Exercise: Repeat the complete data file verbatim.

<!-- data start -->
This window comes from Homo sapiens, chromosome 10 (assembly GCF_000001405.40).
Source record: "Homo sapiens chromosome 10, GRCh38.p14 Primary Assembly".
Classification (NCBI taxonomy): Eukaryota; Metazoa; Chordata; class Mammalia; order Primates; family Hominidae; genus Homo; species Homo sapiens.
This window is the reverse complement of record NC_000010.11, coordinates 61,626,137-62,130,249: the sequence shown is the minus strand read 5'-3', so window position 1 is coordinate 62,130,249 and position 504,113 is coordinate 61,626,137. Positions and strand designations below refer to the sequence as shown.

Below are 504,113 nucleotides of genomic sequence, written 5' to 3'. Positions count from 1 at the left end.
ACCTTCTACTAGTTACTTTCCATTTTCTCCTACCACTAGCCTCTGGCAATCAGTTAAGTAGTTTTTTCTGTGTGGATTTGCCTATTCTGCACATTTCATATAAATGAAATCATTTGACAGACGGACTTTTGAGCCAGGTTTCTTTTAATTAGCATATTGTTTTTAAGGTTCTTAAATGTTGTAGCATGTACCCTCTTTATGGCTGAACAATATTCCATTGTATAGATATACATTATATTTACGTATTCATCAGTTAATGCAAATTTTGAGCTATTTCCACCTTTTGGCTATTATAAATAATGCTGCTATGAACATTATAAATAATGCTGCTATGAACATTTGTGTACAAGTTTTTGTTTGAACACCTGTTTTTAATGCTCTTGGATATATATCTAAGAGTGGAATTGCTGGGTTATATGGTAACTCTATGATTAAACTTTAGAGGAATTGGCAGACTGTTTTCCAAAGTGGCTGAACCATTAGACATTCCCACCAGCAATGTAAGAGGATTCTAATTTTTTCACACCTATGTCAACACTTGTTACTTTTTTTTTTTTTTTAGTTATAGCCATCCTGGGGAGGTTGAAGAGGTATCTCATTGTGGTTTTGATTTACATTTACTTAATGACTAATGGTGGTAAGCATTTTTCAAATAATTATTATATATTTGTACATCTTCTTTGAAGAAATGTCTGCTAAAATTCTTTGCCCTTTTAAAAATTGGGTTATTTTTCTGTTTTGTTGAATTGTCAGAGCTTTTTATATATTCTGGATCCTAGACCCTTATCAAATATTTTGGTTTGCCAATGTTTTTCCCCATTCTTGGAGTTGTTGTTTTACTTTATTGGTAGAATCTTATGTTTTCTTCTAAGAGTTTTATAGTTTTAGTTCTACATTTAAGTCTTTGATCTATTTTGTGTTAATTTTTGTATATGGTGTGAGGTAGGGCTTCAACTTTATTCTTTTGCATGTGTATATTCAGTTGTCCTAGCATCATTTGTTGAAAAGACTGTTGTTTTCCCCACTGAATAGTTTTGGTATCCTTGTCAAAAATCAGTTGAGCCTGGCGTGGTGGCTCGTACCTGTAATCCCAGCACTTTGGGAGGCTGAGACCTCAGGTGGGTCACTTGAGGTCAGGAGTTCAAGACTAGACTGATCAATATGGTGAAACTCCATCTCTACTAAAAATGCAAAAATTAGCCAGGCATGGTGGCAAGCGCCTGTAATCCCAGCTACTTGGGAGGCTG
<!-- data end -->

This window comes from Homo sapiens, chromosome 10 (assembly GCF_000001405.40).
Source record: "Homo sapiens chromosome 10, GRCh38.p14 Primary Assembly".
Classification (NCBI taxonomy): Eukaryota; Metazoa; Chordata; class Mammalia; order Primates; family Hominidae; genus Homo; species Homo sapiens.
This window is the reverse complement of record NC_000010.11, coordinates 61,626,137-62,130,249: the sequence shown is the minus strand read 5'-3', so window position 1 is coordinate 62,130,249 and position 504,113 is coordinate 61,626,137. Positions and strand designations below refer to the sequence as shown.

Below are 504,113 nucleotides of genomic sequence, written 5' to 3'. Positions count from 1 at the left end.
ACCTTCTACTAGTTACTTTCCATTTTCTCCTACCACTAGCCTCTGGCAATCAGTTAAGTAGTTTTTTCTGTGTGGATTTGCCTATTCTGCACATTTCATATAAATGAAATCATTTGACAGACGGACTTTTGAGCCAGGTTTCTTTTAATTAGCATATTGTTTTTAAGGTTCTTAAATGTTGTAGCATGTACCCTCTTTATGGCTGAACAATATTCCATTGTATAGATATACATTATATTTACGTATTCATCAGTTAATGCAAATTTTGAGCTATTTCCACCTTTTGGCTATTATAAATAATGCTGCTATGAACATTATAAATAATGCTGCTATGAACATTTGTGTACAAGTTTTTGTTTGAACACCTGTTTTTAATGCTCTTGGATATATATCTAAGAGTGGAATTGCTGGGTTATATGGTAACTCTATGATTAAACTTTAGAGGAATTGGCAGACTGTTTTCCAAAGTGGCTGAACCATTAGACATTCCCACCAGCAATGTAAGAGGATTCTAATTTTTTCACACCTATGTCAACACTTGTTACTTTTTTTTTTTTTTTAGTTATAGCCATCCTGGGGAGGTTGAAGAGGTATCTCATTGTGGTTTTGATTTACATTTACTTAATGACTAATGGTGGTAAGCATTTTTCAAATAATTATTATATATTTGTACATCTTCTTTGAAGAAATGTCTGCTAAAATTCTTTGCCCTTTTAAAAATTGGGTTATTTTTCTGTTTTGTTGAATTGTCAGAGCTTTTTATATATTCTGGATCCTAGACCCTTATCAAATATTTTGGTTTGCCAATGTTTTTCCCCATTCTTGGAGTTGTTGTTTTACTTTATTGGTAGAATCTTATGTTTTCTTCTAAGAGTTTTATAGTTTTAGTTCTACATTTAAGTCTTTGATCTATTTTGTGTTAATTTTTGTATATGGTGTGAGGTAGGGCTTCAACTTTATTCTTTTGCATGTGTATATTCAGTTGTCCTAGCATCATTTGTTGAAAAGACTGTTGTTTTCCCCACTGAATAGTTTTGGTATCCTTGTCAAAAATCAGTTGAGCCTGGCGTGGTGGCTCGTACCTGTAATCCCAGCACTTTGGGAGGCTGAGACCTCAGGTGGGTCACTTGAGGTCAGGAGTTCAAGACTAGACTGATCAATATGGTGAAACTCCATCTCTACTAAAAATGCAAAAATTAGCCAGGCATGGTGGCAAGCGCCTGTAATCCCAGCTACTTGGGAGGCTG